Lieutenant Governor Kerry Healey announced that regulations mandated by Melanie’s Law go into effect today, requiring any repeat offender seeking a hardship license or full license reinstatement privileges to install an ignition interlock device into each vehicle he or she operates.
“The passage of Melanie’s Law ensures that repeat drunk driving offenders face harsher consequences for their reckless behavior,” said Healey. “If a repeat drunk driver has alcohol on their breath, ignition interlocks won’t allow drivers to start their engines.”
Healey added, “This is another important step to keep drunk drivers who have a history of breaking the law from getting behind the wheel and endangering our roadways.”
The interlock devices measure Blood Alcohol Content (BAC) and prevent the car from starting if the driver has a BAC greater than .02.
During the first month alone, over 400 repeat offenders must install the device in order to receive driving privileges. The repeat offender is responsible for costs associated with interlock devices averaging $125 for installation and $85 for a monthly maintenance fee.
The interlock devices are required in vehicles of 2nd, 3rd or 4th time offenders for two years after their licenses are reinstated. Any individual who tampers with the interlock device or is caught blowing into the device for someone else could face a jail sentence.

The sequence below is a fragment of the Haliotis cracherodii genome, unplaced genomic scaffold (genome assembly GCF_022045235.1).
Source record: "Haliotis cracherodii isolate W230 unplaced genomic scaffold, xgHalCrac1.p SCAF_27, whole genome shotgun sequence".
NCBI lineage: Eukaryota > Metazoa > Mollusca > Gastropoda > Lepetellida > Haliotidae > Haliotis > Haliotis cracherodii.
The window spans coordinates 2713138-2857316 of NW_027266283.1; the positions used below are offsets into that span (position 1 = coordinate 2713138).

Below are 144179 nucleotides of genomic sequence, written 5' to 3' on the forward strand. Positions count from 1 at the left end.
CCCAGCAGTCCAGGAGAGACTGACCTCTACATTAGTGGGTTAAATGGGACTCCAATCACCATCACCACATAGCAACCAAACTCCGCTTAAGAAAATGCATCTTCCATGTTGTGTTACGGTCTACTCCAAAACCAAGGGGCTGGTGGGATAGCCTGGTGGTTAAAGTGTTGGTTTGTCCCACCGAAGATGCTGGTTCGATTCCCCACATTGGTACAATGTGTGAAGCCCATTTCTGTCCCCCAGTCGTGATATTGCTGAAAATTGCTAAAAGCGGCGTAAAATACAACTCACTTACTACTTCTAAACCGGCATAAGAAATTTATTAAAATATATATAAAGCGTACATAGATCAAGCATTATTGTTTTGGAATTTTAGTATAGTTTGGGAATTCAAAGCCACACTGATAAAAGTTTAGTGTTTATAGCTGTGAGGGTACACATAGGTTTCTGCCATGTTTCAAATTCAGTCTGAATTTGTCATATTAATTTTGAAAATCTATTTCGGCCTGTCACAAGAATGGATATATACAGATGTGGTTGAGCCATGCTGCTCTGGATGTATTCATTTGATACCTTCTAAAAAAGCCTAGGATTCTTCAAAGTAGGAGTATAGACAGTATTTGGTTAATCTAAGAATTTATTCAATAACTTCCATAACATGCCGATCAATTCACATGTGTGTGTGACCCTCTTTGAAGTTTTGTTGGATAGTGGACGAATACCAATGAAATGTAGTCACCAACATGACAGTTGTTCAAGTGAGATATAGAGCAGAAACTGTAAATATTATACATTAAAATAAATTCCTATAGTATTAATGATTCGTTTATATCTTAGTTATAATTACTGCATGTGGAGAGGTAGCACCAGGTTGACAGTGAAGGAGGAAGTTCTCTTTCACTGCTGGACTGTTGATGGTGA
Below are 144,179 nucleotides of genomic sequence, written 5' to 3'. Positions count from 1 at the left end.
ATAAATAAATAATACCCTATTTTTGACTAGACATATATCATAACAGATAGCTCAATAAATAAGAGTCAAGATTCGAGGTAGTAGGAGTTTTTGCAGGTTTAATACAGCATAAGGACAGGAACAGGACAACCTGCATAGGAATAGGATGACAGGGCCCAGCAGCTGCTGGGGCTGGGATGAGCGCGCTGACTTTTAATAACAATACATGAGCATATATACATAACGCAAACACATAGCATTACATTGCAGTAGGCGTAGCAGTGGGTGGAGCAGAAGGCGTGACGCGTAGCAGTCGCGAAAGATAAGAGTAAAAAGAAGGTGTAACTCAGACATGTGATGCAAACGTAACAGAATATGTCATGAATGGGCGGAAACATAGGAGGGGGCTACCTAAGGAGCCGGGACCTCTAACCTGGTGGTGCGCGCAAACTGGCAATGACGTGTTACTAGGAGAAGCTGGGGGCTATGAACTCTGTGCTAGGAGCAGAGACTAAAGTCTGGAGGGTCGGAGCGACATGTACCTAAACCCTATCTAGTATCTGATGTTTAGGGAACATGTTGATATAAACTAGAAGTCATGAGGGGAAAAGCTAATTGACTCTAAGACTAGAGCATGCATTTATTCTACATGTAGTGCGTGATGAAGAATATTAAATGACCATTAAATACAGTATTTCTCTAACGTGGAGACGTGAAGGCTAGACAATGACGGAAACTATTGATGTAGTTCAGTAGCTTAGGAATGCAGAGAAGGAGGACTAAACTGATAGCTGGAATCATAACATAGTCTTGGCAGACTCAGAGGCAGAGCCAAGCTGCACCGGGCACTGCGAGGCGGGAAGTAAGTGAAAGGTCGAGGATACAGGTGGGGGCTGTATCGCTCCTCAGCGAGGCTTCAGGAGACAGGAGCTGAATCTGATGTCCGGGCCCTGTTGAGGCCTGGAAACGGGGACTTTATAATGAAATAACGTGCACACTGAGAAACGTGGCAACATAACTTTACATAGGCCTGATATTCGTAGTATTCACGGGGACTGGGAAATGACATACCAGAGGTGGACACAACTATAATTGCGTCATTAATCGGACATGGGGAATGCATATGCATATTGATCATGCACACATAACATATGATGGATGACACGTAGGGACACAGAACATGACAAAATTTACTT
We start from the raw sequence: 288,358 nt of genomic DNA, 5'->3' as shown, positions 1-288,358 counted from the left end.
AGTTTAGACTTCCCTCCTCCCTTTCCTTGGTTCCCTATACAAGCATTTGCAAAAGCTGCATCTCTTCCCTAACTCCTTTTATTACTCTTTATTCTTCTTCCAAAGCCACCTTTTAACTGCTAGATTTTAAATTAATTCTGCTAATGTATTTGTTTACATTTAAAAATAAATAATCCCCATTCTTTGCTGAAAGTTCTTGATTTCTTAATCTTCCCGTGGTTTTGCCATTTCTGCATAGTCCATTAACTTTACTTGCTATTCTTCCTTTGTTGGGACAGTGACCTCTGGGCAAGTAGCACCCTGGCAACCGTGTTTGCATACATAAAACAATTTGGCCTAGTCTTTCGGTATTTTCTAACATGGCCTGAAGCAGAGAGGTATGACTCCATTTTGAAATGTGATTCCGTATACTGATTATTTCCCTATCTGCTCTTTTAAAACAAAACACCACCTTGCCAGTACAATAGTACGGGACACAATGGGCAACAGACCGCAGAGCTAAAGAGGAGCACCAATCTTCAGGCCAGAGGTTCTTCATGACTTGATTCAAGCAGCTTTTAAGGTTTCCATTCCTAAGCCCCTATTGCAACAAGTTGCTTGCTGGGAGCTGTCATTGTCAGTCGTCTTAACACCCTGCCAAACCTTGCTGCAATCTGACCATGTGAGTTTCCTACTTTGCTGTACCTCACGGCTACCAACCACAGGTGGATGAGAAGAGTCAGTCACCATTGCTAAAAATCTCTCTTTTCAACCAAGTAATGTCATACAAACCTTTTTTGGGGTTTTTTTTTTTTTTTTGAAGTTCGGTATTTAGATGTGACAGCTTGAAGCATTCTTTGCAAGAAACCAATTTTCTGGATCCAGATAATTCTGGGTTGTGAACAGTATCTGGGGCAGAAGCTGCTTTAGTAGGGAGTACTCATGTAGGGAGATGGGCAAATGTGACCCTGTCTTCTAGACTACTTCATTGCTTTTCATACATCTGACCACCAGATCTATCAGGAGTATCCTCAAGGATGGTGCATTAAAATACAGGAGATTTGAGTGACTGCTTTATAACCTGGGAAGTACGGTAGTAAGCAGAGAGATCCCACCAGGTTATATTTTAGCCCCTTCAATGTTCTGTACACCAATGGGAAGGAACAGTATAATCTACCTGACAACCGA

“Today we are able to say that more drunk drivers will be taken off the road because of the steps we have taken to tighten our laws and regulations,” said Registrar Anne Collins. “Make no mistake about it, the steady progression we have taken to toughen our drunken driving laws will save lives.”
Healey also said that the process for getting the so-called hardship license should be a hardship for reckless drunk drivers and ordered the Registry of Motor Vehicles to enforce stricter rules when granting hardship licenses.
The Registry of Motor Vehicles will also be requiring this device as a condition of license reinstatement for anyone who has had their license suspended for five years or more because of a breathalyzer refusal and had their license reinstated by the courts.
“The ignition interlock device requirement and stiffer penalties mandated by Melanie’s Law will provide a powerful deterrent against impaired driving,” Colonel Thomas. G. Robbins, Superintendent of the Massachusetts State Police.